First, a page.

I picked up a original set at a pawn shop for $15 about 6 mths ago. No white stripe.on the bottom, so I guess its a unc set. Never knew there was a difference. Thanks for the article, very informative. I always wondered why the coins didn't look as great as other proofs. Now I know.
Pillar of the Community
United States
1682 Posts
 Posted 03/04/2013  10:09 am  Show Profile   Bookmark this reply Add cladking to your friends list Get a Link to this Reply

Quote:
I picked up a original set at a pawn shop for $15 about 6 mths ago. No white stripe.on the bottom, so I guess its a unc set. Never knew there was a difference. Thanks for the article, very informative. I always wondered why the coins didn't look as great as other proofs. Now I know.


There are two different kinds of the mint sets. There are the high quality ones made like mint set coins; specially made dies strike coins at lower speeds under higher pressure on special presses, and there are coins packaged without the white stripe that are made like regular coins; run off on high speed presses.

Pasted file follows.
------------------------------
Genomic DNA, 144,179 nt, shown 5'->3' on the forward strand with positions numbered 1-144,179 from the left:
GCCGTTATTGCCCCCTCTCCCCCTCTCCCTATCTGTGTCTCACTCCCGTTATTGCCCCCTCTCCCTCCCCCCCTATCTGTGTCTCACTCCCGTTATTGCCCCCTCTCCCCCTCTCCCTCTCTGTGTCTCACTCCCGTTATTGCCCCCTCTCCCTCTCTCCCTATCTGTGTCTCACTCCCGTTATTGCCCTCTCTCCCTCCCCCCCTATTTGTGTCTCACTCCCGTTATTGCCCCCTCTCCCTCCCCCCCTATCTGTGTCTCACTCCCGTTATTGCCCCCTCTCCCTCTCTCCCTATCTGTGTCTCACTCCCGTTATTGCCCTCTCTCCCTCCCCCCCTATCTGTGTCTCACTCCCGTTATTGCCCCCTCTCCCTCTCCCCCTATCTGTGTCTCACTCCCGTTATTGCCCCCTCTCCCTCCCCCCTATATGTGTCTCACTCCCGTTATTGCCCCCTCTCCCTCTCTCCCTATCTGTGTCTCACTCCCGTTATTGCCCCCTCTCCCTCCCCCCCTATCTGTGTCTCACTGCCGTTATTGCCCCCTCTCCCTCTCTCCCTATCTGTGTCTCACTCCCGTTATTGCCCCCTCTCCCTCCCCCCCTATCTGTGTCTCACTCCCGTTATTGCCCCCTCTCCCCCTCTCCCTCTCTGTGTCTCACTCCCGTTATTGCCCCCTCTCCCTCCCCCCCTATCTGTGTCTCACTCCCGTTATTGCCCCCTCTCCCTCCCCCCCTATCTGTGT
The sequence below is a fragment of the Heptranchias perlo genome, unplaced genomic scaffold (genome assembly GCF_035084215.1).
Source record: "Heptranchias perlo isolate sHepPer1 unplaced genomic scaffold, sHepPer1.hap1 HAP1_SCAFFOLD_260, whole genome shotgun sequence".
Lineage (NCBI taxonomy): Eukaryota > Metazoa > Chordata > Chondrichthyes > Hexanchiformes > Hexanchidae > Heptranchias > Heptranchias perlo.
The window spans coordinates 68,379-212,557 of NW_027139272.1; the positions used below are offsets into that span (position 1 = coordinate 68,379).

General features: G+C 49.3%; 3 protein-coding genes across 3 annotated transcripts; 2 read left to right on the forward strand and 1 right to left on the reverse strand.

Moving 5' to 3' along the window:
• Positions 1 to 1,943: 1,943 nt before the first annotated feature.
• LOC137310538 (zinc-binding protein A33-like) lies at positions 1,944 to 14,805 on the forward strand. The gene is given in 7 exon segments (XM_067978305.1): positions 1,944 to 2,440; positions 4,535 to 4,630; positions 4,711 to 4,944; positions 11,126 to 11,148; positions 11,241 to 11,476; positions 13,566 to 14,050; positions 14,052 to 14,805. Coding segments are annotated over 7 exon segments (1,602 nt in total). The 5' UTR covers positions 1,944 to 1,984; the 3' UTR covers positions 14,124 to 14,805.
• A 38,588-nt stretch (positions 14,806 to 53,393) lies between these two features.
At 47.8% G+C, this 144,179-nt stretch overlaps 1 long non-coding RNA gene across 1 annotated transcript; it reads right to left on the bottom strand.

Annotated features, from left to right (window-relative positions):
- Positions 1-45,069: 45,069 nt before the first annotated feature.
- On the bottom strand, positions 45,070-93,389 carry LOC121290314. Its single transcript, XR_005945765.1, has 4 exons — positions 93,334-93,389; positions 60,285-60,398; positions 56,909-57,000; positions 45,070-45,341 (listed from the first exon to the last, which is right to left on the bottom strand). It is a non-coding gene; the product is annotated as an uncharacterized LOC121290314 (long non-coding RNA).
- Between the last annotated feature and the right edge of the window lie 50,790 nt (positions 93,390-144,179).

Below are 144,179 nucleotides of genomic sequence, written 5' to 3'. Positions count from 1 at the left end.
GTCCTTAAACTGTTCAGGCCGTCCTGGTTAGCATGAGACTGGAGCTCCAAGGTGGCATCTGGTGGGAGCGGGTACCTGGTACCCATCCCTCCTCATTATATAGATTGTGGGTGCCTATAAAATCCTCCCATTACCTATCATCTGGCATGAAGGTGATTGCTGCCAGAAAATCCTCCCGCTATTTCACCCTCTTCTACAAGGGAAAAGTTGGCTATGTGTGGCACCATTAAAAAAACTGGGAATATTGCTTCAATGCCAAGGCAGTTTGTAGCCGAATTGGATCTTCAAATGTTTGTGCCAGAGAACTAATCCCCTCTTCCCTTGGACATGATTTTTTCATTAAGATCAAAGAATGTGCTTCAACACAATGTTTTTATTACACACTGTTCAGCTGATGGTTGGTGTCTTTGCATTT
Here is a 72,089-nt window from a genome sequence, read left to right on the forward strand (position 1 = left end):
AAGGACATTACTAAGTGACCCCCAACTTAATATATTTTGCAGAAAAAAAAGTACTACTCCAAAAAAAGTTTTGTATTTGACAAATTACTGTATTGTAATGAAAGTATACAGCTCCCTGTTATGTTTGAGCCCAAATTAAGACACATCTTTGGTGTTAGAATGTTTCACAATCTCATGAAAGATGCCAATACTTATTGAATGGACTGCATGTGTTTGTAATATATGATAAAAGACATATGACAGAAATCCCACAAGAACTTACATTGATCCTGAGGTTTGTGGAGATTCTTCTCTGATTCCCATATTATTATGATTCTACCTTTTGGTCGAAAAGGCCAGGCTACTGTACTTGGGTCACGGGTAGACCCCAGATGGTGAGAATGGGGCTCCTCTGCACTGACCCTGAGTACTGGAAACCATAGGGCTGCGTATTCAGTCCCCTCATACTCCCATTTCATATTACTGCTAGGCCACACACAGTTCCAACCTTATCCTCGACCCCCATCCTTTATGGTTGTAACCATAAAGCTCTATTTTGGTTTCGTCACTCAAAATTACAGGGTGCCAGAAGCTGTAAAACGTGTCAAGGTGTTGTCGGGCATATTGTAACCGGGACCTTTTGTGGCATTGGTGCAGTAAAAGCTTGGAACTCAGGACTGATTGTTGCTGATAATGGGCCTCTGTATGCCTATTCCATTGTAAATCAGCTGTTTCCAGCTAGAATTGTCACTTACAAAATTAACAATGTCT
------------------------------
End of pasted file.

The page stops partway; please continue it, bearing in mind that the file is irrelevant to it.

The regulr mint set coins with the white stripe are mostly very nice quality coins. These two types of mint sets are completely different in appearance. There is no overlap at all and every coin from either set can be positively identified as to its origin even after being removed from the set. It's not a continuum of quality but two continua.

Proof sets are a third way tro manufacture coins for the date which is like the regular mint set but they used less pressure, polished dies, and struck the coins twice.
Time don't fly, it bounds and leaps.